Mood-management theory is based on the premise that people, in their seemingly continual efforts at improving affective and emotional experience, follow a hedonistic impulsion toward pleasure maximization (Zillmann, 1988a, 1988b). Specifically, this theory posits that persons tend to arrange their stimulus environments so as to increase the likelihood that bad moods are short-lived and their experiential intensity is reduced, that good moods are prolonged and their experiential intensity is enhanced, and that bad moods are terminated and superseded by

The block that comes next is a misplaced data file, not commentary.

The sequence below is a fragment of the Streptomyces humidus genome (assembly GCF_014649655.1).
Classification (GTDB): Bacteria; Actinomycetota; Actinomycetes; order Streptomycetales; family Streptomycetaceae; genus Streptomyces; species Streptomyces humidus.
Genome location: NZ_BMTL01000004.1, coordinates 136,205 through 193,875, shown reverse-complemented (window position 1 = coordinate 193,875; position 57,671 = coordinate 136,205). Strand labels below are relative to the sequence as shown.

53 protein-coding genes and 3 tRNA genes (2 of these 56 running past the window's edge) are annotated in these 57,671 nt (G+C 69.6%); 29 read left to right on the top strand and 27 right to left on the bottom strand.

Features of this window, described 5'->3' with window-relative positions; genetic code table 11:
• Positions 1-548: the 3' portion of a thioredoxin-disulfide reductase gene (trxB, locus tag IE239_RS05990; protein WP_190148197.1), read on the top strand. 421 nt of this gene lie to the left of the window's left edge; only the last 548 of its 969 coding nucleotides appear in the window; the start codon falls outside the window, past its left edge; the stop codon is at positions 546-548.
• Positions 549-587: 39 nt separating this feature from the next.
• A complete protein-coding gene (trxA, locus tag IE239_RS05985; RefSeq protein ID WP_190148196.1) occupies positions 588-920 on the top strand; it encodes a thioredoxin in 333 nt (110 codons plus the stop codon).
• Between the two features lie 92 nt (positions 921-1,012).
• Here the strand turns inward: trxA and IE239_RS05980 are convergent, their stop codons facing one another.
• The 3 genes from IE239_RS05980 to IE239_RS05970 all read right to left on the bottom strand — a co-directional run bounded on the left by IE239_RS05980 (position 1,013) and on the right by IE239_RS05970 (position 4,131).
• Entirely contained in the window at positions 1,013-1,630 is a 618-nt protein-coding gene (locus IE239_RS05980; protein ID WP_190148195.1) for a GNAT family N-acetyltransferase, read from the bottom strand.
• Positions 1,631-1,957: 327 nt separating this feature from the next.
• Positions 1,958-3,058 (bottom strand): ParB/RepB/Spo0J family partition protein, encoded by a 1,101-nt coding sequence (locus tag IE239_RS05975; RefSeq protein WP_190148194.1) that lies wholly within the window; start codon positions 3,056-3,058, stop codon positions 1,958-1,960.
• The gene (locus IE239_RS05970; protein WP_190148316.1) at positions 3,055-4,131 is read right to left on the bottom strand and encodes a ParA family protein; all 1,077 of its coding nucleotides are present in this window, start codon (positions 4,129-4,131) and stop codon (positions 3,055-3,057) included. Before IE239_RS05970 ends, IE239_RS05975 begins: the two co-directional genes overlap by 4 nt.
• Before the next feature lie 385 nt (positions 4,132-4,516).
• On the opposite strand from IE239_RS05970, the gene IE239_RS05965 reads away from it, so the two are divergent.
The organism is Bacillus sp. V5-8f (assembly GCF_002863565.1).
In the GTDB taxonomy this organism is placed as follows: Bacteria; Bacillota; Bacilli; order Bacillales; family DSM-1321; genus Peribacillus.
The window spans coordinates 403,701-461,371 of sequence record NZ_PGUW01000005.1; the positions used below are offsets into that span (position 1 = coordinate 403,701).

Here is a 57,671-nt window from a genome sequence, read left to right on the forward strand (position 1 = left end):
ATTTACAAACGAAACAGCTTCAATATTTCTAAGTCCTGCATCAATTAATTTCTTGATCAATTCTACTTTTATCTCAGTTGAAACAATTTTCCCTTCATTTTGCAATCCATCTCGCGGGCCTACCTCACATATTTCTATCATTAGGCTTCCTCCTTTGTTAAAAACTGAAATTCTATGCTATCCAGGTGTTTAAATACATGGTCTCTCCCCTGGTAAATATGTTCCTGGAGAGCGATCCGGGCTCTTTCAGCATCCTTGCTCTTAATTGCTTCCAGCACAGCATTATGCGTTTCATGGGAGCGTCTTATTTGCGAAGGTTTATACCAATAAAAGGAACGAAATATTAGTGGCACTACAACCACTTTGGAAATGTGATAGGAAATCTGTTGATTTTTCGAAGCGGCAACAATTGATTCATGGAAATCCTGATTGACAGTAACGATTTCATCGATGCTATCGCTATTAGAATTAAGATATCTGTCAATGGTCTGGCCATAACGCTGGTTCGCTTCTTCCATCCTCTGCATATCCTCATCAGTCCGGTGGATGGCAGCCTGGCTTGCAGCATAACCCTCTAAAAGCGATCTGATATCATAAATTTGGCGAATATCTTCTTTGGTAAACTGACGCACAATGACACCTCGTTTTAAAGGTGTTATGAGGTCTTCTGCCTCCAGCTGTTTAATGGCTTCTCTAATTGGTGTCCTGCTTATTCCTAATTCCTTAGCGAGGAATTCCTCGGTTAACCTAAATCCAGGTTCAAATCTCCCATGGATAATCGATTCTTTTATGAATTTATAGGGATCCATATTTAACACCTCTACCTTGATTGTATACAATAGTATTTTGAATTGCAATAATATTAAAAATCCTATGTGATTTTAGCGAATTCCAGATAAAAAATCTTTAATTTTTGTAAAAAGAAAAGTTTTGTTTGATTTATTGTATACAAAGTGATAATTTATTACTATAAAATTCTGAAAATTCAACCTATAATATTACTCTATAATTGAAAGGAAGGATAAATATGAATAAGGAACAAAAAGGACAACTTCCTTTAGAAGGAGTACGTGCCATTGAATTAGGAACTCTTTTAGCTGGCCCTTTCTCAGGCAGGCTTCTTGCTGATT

good moods of the highest possible experiential intensity. Focusing on such arrangements within the media environment, it can be considered to have been demonstrated that the indicated hedonistic objective is best served by selective exposure to material that (a) is excitationally opposite to prevailing states associated with noxiously experienced hypo-or hyperarousal, (b) has positive hedonic value above that of prevailing states, and (c) in hedonically negative states, has little or no semantic affinity with the prevailing states (see Fenigstein & Heyduk, 1985; Wakshlag, 1985; Zillmann, 1985, 1988b; Zillmann & Bryant, 1985, 1997; Zillmann & Wakshlag, 1985).